4140?
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Thread: 4140?

  1. #1
    Join Date
    Feb 2010
    Location
    ontario
    Posts
    8

    4140?

    Hi guys,

    I built an excavator bucket this winter. Haven't used it yet but i did notice a crack in a joint.

    Here is the deal. There is a round pin, diam. about 3", welded into a hole in 1" mild steel. The pin is 4140 tool steel.

    Anyway, the machinist who made the pin for me told me to preheat the pin before welding. He was concerned with cracking.

    I used .045 solid migwire, preheated the pin and mild steel. The weld went well.

    After i was done, i post-heated the weld area to red hot and let it cool slowly in air.

    During paint prep some time later, i noticed a crack in the weld area.

    What can i do? How do i prevent it from cracking?

  2. #2
    Join Date
    Mar 2010
    Location
    Monroe, Washington
    Posts
    284

    Re: 4140?

    Hey, I'm no expert but I remember somewhere about having to post heat above ~500degF but you have to hold it there to prevent hydrogen embrittlement - it takes a while. I'm sure there are tables out there somewhere in some metallurgical books that'd tell you. I believe it's introduced by either using the wrong rod or wet/contaminated rod.

    I'm sure somebody else with more experience will chime in but those are a couple things you might research a little.
    Millermatic 135
    Syncrowave 250

  3. #3
    Join Date
    Oct 2007
    Location
    Vandalia, Ohio near Dayton
    Posts
    1,861

    Re: 4140?

    Excuse me for nit-picking, but 4140 isn't a tool steel in the technical sense of the term. It's a chrom-moly alloy.

    But that's a side matter, what most likely happened is that your weld cooled too rapidly in the air. Thermal contraction stresses and/or formation of a hard phase called martensite caused your weld to crack.

    Your post says your machinist warned you to pre-heat the weld. Did you? What temperature did you pre-heat it to? Post heating the weld to red hot and air cooling probably didn't help, and likely made the problem worse, not better.

    I recommend that you grind out the weld, pre-heat the joint to 350°F. Check the temp of the surrounding metal with an optical pyrometer, thermocouple gage, or tempil stick. Make your weld quickly, using your MIG welder again. Assuming this is a single pass weld, no need to worry about inter-pass temps. Given the size of the components, I hope you're using a 220V MIG welder rated for 250-300 amps of welding current. Anything smaller is probably not up to the job.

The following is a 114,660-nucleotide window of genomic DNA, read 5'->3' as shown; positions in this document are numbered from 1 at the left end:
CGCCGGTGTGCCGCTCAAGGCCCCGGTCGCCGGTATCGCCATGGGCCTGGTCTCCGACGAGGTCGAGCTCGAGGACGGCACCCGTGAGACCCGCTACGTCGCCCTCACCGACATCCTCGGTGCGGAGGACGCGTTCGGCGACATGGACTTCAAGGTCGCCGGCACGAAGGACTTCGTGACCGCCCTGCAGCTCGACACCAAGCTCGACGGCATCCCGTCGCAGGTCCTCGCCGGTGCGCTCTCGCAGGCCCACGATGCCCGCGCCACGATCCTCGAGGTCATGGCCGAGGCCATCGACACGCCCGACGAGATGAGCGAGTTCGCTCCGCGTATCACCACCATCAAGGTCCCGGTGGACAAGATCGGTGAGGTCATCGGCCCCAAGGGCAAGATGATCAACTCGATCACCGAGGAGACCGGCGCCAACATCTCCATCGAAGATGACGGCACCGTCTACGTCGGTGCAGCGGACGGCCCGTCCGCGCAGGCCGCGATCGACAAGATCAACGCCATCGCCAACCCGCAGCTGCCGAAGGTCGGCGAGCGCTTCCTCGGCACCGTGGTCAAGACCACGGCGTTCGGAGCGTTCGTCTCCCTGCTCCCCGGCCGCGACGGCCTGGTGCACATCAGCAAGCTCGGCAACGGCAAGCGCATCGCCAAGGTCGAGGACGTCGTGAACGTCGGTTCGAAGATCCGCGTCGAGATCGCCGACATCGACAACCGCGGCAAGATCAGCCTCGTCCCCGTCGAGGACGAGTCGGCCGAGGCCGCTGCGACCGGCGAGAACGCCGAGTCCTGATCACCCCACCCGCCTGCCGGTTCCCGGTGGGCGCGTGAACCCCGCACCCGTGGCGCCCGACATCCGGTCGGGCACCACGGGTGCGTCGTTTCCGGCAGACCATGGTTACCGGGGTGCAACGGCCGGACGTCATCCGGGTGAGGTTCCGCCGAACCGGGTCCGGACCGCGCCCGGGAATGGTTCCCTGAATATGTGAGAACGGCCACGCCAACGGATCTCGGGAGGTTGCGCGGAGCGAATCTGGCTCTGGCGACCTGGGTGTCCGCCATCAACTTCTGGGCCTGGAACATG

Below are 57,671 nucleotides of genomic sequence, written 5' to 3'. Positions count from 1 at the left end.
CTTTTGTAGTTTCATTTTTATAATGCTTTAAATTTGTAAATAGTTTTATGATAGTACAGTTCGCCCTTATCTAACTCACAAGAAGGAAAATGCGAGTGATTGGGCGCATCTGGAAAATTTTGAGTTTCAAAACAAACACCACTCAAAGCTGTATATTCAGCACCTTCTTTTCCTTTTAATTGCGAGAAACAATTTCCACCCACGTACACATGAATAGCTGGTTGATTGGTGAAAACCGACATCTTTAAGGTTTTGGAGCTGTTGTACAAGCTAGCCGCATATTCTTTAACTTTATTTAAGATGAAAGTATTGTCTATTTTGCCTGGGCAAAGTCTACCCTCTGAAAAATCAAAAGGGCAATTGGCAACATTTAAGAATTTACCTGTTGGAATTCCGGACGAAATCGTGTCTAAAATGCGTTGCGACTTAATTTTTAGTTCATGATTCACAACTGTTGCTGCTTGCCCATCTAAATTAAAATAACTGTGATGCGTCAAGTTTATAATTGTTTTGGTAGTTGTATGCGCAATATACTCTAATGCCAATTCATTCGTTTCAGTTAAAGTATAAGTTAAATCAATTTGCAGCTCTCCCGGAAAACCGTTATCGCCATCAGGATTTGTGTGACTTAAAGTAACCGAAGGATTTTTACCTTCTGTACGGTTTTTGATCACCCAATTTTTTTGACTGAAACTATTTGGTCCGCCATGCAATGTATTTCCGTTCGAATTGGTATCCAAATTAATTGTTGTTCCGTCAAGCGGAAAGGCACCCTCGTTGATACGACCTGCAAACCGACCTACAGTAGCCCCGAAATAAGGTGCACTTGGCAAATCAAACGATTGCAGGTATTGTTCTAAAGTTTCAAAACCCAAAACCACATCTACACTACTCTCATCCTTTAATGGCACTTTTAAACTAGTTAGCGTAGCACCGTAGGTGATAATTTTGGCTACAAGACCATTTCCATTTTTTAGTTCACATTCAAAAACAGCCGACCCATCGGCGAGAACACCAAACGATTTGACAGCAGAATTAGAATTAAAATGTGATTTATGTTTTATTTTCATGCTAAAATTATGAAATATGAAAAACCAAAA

You need to immediately insulate the finished weld and slow the cooling. You could apply low heat with a torch to delay cooling. Don't heat the weld up more, just warm it to retard the cooling. Or pack the joint in insulating glass wool. If possible, bury the part in clean, dry sand or vermiculite. Wait several hours or overnight, then unpack the weld joint and inspect. You should be good to go, assuming your weld parameters(voltage, wire feed speed/amperage) and welding techique were good.

    Hope this helps...
    Mobile Welding at your worksite or place of business. Serving Dayton, Ohio and the surrounding metro areas.
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  4. #4
    Join Date
    May 2009
    Posts
    214

    Re: 4140?

    4140 of that thickness should be post weld stress relieved at 50 - 100°F below the temper temperature (should be about 1200°F) for at least 2 hours and allowed to cool in still air or cover with a weld blanketor several inches of DRY sand.

  5. #5
    Join Date
    Feb 2010
    Location
    ontario
    Posts
    8

    Re: 4140?

    ok, thanks a lot guys.

    I did pre heat to 'hot to the touch', not 350 for sure.

    I post heated, but not evenly. I did it with a torch. Then i air cooled it.

    I guess what i need to do it weld it, then keep it hot hot hot until i can bury it in the sand. Gotta think about how to do that.

    My welder is 250 amp.

    Thanks a ton for explaining this to me.

    Ken

  6. #6
    Join Date
    Apr 2010
    Location
    Galesburg, il USA
    Posts
    1,649

    Re: 4140?

    Hi watglen,

    mot krig has it right on about the hydrogen embrittlement, and A_DAB_will_do has it right about fixing this. I'll add a little...

    If you asked an RPE, he would probably advise that you "fasten" an end plate (if this is a keeper for the pin). If you insist it must be welded, and you're not in a production setting the only procedures he will sign and stamp would be SMAW with 8018-B2(or better) filler, TIG or MIG "spray" (the last two would need to be observed). The RPE would never approve any weld that is not "Low Hydrogen".

    Welding direct hardening materials with traditional short circuit mig and hard wire is not a low hydrogen process. It can be done at 600-900F to slow the "weld quench" with a controlled cool down to prevent "secondary hardening", but if it fails in service all you need to find out if it was a "quick and dirty MIG" weld is a brush and some water.

    Matt

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